J Med Assoc Thai 2008; 91 (8):1263

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Stress and Adjustment Disorder Section of WHO Schedules for Clinical Assessment in Neuropsychiatry (SCAN) - Thai Version: Validity and Reliability Study
Piyavhatkul N Mail, Krisanaprakornkit T , Paholpak S

Objectives: To determine the validity and reliability of the Thai version of the Stress and Adjustment Disorder
section of WHO Schedules for Clinical Assessment in Neuropsychiatry (SCAN) version 2.1.

Material and Method:
The SCAN interview version 2.1 Stress and Adjustment Disorder section was translated
into Thai and its content validity tested by back translation. The linguistic clarity of the psychiatric schedules
for Thais from the country’s four regions was tested by psychiatrists competent in the use of the schedules and
aware of their underlying objectives. The reliability of SCAN: Stress and Adjustment Disorder section was
tested between June and November 2006 on 30 participants, including 18 patients with stress-related disorders
(adjustment disorder, post-traumatic stress disorder, acute stress reaction) and 12 normal volunteers.

Results:
Based on reactions from the sample and consultations from competent psychiatrists, content validity
was established. The duration of interviews for the Stress and Adjustment Disorder section averaged 17.92 min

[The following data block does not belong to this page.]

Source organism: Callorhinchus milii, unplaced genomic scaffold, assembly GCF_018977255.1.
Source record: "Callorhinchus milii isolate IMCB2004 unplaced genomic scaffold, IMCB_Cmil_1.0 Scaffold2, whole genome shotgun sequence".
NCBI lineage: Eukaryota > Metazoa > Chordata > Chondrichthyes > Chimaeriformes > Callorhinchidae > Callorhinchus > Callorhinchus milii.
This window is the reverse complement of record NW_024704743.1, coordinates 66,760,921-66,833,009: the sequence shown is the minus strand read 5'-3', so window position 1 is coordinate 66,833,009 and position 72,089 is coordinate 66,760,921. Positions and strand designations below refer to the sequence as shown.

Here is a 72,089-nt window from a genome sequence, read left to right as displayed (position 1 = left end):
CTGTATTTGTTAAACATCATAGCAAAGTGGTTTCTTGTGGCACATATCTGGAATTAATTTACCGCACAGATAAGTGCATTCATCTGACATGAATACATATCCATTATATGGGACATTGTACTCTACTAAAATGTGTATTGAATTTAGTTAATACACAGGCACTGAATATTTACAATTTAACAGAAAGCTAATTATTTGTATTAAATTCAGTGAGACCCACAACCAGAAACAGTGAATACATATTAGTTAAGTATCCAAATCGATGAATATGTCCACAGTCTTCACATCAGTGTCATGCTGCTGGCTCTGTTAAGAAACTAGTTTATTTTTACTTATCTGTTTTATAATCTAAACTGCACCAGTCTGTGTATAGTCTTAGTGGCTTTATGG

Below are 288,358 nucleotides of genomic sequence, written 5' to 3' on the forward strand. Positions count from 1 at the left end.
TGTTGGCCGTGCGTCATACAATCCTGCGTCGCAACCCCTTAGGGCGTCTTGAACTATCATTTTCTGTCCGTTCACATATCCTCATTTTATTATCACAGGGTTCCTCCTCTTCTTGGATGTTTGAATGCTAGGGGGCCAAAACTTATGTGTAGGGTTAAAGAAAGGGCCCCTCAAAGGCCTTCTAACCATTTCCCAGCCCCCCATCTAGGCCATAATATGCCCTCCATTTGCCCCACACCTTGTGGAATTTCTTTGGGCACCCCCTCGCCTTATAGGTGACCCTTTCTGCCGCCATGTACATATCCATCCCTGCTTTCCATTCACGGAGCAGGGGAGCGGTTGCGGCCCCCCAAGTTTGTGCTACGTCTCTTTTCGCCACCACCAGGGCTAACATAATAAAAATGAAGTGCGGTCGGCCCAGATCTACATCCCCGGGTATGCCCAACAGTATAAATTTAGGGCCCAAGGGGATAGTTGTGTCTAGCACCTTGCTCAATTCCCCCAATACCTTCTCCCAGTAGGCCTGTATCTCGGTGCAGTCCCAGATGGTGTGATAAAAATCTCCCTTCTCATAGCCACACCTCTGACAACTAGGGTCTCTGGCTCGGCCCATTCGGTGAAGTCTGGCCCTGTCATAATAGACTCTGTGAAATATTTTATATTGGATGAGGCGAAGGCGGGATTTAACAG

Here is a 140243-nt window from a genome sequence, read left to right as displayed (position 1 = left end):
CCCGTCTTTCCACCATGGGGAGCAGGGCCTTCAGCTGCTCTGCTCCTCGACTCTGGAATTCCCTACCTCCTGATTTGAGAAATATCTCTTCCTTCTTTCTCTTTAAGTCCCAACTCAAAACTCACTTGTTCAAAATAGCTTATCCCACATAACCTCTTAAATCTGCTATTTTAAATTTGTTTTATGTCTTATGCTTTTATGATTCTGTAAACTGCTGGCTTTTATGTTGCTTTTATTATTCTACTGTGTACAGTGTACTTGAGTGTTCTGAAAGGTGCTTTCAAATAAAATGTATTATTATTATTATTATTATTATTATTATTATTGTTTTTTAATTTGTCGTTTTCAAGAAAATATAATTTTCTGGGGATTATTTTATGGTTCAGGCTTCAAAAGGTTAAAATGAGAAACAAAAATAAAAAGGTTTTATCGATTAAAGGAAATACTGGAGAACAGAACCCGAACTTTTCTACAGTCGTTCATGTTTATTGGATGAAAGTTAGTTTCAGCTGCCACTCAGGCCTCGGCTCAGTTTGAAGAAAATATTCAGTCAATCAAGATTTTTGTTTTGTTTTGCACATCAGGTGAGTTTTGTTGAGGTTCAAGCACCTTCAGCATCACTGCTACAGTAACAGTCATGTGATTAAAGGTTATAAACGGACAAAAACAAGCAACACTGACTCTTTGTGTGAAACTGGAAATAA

(25.59 for patients with stress-related disorders and 6.41 for normal subjects). The respective mean inter- and
intra-rater reliability kappa was 0.90 (SD = 0.12) and 0.94 (SD = 0.09). A respective 77.05% and 85.26% of
the items reached a substantial to almost perfect level of inter- and intra-rater agreement.

Conclusion: The Stress and Adjustment Disorder section of the WHO Schedules for Clinical Assessment in
Neuropsychiatry (SCAN Thai Version) is demonstrably an effective tool for diagnosing stress-related disorders
among Thais.

Keywords:
Schedules for clinical assessment in neuropsychaitry, Reliability study, Validity study, Semi-structured
interview schedules, Stress, Adjustment disorder, Brief depressive reaction, Prolonged mild depressive reaction,
Post-traumatic stress disorder, Acute stress reaction

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